Lecture 02:Interactions And Systems Lecture Created By: Andrew N. SumerelBased On Conceptual Physics 12thEdition By:Chapter 5: NEWTON’S THIRD LAW OF MOTIONPHY 110: Conceptual Physics
•How is Newton’s Law Of Motion considered for multiple objects?–What can objects do to eachother?•How are interactions quantified?•Can interactions describe motion?•To what situations do these considerations apply?–Are there relevant and familiar examples?Interesting Questions To Answer In This Lecture2
•Forces And Interactions•Interactions And Motion•SystemsRelevant Topics For Answers3
Forces exist when one object does something to another object.So an interaction requires a pair of forces acting on two different objects.Example:•interaction of hand and wall–involves a force pair•You push on the wall.•The wall pushes on you.•interaction of truck and train−How does the train’s force compare to the truck’s force?Term DefinitionForces And Interactions4Click MeDuringSlideshow!
Newton’s Law Of Interaction(Traditionally Newton’s Third Law)Whenever one object exerts a specific force on a second object, the second object exerts a force on the first that:•is the same kind of specific force,•is equal in magnitude but•is opposite in direction.•In equation form:Physical RelationshipForces And Interactions51on22on1FF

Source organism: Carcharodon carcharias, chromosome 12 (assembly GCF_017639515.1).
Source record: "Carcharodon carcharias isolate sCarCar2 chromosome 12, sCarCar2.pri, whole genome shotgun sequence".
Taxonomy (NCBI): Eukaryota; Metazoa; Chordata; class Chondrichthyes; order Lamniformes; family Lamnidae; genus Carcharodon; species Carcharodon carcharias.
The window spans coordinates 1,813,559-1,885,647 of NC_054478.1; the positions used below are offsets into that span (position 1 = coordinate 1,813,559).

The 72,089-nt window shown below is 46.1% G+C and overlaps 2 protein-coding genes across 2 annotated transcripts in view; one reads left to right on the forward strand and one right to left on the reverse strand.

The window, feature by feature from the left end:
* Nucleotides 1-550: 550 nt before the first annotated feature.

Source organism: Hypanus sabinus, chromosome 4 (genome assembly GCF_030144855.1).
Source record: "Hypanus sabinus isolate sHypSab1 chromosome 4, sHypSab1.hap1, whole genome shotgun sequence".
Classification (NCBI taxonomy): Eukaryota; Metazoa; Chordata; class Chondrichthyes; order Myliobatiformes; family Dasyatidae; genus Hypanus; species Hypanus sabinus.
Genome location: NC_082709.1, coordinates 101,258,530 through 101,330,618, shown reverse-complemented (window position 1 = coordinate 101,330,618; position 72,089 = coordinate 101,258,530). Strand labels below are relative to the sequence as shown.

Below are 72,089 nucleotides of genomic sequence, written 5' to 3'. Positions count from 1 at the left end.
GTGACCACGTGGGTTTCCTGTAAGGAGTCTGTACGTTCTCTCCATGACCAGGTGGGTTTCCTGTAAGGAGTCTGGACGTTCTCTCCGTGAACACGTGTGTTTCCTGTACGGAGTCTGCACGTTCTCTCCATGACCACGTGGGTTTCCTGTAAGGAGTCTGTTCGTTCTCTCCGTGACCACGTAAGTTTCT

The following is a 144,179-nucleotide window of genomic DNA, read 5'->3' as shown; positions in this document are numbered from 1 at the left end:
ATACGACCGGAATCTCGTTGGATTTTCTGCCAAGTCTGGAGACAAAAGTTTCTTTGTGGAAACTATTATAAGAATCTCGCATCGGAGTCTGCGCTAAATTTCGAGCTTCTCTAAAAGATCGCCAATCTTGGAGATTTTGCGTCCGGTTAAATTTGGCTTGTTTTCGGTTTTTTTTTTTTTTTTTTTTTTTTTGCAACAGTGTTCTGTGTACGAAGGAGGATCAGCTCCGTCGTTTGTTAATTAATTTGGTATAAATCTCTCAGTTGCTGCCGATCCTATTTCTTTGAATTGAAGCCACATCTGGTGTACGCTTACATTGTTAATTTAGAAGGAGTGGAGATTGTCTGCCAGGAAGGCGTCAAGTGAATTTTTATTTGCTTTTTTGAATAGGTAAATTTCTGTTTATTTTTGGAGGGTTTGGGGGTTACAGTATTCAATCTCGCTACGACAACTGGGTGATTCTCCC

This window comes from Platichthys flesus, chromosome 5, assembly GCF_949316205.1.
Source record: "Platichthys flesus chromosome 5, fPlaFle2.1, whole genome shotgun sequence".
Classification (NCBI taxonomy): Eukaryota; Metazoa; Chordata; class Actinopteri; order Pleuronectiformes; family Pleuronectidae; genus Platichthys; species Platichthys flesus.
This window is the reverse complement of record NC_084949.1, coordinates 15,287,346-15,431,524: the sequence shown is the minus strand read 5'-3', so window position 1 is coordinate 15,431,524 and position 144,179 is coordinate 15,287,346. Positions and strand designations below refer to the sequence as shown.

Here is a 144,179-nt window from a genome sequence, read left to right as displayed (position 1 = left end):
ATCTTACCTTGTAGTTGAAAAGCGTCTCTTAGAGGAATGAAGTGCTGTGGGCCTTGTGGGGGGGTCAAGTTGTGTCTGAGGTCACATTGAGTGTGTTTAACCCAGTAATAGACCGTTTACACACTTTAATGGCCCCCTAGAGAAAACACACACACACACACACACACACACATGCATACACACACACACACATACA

Force pairs during an interaction•are co-acting.–Neither force exists without the other.•always act on different objects.•are always the same kind of force.•are equal in strength but opposite in direction.These nontrivial notions are missing from the common, alternate form of this law:For every action there is an equal but opposite reaction.Procedural RemarksForces And Interactions6
Examples•The push here is really the force of friction•For these examples, we may feel confident in defining an action and a reaction, but in most situations this characterization is impossible.−The Law Of Interaction does prefer one force over another so ignore the idea of action/reaction.Forces And Interactions7